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The Amp (also known as Electro-Chomp) is an enemy in Super Mario Galaxy, New Super Mario Bros. Wii, Super Mario Galaxy 2 and Mario Party 8. They are a small sub-species of Chain Chomps with faces that usually have two closed eyes and a smiling mouth.

Several Amps in New Super Mario Bros. Wii.

In New Super Mario Bros Wii, they have eyes. Pieces of electricity circles around them. Amps don't really move. They usually circle in place. Amps can be found in World 3's Fortress . They can be defeated by freezing them with the Ice Flower's/Penguin Suit's powers and Ground Pounding the Ice Block they are trapped in, by touching them while under the effects of the Starman or by throwing a frozen enemy in its Ice Block at them, however, if Mario (or Luigi, Blue Toad, Yellow Toad) touches an Amp, they will lose a form or die at small form. In Super Mario Galaxy they are found in the Buoy Base Galaxy, the Battlerock Galaxy, and Dreadnought Galaxy. They have the same two closed eyes and a smiling mouth, however their eyes and mouth are red instead of yellow. They are mobile in this game, and they usually move in circles. There are also Amps that are large, faceless orbs. They still move and behave like the Amps with faces in the game. Amps cannot be defeated. In Super Mario Galaxy 2, Amps reappear behaving the same as in the prequel. They have their same appearance from Super Mario Galaxy. They can now be defeated, however, they can only be defeated by touching them while under the effects of the Rainbow Star. These enemies appear in the Sky Station Galaxy, Spin-Dig Galaxy and the Space Storm Galaxy. In both Super Mario Galaxy and its prequel, if Mario/Luigi touches an Amp, they will lose one wedge of health from their Health Meter, as well as be electrocuted. In Mario Party 8, an Amp appears in the mini-game, Spector Inspector, where they are one of the enemies that needed to be found. It is under a cover on the table.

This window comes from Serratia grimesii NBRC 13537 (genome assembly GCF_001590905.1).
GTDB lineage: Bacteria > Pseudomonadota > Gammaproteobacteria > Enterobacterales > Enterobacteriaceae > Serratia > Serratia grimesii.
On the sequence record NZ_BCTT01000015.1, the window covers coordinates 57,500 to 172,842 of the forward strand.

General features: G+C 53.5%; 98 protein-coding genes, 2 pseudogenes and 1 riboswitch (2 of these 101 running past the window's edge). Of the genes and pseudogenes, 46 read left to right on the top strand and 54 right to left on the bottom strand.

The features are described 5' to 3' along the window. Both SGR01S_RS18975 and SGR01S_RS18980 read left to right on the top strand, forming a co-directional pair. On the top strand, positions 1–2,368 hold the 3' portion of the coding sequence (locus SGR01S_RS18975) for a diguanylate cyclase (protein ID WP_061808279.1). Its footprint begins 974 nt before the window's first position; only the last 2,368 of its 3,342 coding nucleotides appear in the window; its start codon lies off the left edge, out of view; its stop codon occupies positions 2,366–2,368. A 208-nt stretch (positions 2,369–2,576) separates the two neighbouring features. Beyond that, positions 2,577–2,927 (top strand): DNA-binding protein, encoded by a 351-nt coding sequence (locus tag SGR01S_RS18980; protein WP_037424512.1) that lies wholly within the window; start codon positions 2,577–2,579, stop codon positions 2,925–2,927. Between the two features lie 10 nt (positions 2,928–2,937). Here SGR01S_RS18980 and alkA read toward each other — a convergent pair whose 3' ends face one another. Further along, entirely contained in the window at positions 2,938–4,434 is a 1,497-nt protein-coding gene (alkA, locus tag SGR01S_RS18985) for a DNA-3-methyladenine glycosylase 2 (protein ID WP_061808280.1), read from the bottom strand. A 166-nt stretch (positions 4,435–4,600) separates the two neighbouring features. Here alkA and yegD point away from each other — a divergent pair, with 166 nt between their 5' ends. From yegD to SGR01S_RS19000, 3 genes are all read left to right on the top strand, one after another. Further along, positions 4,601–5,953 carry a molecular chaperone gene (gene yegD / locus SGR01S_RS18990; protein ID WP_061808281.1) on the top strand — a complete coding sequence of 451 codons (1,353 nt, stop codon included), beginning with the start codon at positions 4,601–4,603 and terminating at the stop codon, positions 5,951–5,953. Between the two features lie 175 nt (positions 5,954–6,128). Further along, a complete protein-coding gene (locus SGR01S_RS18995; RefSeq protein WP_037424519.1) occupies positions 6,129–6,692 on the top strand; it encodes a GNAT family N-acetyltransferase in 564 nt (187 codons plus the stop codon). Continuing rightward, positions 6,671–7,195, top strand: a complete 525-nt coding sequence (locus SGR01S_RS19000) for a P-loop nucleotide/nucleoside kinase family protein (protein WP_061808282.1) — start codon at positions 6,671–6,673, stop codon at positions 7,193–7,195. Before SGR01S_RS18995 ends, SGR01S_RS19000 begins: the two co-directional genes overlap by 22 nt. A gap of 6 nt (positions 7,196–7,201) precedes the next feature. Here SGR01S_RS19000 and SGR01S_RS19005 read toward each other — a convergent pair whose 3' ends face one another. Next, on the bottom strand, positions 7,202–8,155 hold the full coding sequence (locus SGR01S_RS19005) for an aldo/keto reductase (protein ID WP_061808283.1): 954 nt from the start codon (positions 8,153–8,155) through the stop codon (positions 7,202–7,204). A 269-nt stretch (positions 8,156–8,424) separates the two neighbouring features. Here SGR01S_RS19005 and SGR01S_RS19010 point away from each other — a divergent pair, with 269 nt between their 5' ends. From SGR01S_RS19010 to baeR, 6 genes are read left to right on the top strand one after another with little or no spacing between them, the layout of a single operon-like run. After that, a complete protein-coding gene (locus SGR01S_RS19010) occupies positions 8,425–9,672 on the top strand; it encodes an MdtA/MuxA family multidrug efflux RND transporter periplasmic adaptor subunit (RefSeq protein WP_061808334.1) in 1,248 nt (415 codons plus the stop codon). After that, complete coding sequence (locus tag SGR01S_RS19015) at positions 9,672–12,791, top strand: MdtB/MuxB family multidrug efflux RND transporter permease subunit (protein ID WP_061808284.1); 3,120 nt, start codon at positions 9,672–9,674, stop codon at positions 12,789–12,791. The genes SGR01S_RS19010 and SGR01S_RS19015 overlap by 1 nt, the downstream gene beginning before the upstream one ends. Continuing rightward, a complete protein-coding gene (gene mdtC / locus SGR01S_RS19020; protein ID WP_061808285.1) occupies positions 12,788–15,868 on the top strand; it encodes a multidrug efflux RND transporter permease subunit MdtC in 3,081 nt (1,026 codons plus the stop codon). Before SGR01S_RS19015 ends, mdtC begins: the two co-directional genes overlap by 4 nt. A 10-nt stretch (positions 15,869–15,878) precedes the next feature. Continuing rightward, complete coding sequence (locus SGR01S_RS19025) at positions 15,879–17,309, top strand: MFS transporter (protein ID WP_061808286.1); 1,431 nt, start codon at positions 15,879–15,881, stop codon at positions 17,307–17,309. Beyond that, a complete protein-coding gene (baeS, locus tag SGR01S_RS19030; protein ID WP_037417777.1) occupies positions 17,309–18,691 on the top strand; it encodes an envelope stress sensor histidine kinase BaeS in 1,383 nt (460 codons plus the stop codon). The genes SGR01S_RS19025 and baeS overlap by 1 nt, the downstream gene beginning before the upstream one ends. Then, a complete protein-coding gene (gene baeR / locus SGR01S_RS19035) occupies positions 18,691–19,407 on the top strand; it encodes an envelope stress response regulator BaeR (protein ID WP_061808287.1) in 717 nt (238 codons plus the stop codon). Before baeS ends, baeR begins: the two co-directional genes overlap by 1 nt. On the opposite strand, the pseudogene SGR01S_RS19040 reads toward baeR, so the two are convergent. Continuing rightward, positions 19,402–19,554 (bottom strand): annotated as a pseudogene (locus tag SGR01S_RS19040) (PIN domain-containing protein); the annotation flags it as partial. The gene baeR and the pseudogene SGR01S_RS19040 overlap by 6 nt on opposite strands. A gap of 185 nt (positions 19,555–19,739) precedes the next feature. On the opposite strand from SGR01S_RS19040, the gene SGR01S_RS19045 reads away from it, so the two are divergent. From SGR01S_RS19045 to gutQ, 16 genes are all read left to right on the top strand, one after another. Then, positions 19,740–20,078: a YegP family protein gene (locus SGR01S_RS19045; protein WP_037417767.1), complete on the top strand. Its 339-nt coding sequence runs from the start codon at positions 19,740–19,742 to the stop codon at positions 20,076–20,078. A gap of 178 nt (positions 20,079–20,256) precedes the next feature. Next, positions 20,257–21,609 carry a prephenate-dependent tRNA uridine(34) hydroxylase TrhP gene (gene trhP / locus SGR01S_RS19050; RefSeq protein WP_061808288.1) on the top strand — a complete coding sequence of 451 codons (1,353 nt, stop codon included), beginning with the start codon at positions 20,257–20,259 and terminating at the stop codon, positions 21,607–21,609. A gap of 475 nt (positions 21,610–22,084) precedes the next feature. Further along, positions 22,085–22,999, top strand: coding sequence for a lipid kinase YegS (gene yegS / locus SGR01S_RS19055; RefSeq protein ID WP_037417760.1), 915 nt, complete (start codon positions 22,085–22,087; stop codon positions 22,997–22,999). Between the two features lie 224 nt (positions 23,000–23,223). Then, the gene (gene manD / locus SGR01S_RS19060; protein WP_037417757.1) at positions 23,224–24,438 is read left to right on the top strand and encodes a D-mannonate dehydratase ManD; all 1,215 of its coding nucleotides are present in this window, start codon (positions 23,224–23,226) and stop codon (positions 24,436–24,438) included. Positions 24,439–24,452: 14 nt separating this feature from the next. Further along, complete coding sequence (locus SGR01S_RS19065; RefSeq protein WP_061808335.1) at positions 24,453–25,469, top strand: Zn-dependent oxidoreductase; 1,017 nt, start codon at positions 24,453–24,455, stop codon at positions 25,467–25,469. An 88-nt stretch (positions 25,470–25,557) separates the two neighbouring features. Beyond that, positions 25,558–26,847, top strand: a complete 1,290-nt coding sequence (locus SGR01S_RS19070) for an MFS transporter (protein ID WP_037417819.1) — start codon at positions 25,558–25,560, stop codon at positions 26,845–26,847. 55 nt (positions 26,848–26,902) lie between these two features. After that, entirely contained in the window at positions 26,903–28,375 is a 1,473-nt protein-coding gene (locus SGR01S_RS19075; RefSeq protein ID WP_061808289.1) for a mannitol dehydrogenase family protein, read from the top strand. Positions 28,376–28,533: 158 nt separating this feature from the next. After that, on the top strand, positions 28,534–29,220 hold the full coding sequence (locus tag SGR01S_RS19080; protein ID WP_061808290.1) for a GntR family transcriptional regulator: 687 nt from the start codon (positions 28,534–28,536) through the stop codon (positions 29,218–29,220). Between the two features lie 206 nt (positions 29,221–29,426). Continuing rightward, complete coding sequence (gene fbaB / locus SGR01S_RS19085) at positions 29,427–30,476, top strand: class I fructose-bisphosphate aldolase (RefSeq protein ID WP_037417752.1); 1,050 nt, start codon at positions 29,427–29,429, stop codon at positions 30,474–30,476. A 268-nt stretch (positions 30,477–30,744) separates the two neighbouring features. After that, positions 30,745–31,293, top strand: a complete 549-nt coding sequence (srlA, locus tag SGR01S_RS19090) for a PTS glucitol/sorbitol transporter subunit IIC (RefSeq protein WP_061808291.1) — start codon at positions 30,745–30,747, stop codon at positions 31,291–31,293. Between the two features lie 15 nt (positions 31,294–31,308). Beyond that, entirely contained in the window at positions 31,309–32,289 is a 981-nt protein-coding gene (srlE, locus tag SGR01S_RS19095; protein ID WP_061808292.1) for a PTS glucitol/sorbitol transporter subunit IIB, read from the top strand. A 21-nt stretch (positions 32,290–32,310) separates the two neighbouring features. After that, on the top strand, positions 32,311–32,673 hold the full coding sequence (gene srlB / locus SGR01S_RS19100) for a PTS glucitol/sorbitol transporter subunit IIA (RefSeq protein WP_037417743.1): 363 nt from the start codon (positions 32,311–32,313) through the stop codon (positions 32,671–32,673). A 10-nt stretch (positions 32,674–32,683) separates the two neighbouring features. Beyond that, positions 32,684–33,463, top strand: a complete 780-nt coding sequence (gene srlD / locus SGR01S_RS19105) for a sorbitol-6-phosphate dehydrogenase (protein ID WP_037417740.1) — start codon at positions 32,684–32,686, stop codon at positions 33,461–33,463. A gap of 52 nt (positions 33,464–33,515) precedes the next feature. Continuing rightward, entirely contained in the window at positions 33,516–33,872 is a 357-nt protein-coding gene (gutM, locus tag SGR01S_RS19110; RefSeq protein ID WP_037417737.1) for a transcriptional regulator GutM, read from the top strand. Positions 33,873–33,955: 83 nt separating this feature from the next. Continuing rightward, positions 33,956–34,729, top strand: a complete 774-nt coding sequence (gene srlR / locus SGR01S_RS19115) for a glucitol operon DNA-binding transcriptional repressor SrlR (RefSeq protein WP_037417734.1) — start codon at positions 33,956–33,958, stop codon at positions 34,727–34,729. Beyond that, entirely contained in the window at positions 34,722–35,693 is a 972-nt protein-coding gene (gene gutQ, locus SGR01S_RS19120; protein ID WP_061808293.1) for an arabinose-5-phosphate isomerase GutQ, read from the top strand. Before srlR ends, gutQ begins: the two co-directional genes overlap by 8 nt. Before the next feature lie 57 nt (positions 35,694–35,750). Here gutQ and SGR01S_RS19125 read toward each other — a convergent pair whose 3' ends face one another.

• Their name comes from the word "ampere", which is often shortened to "amp". Amperes are the standard unit of measurement for the speed of electrical currents.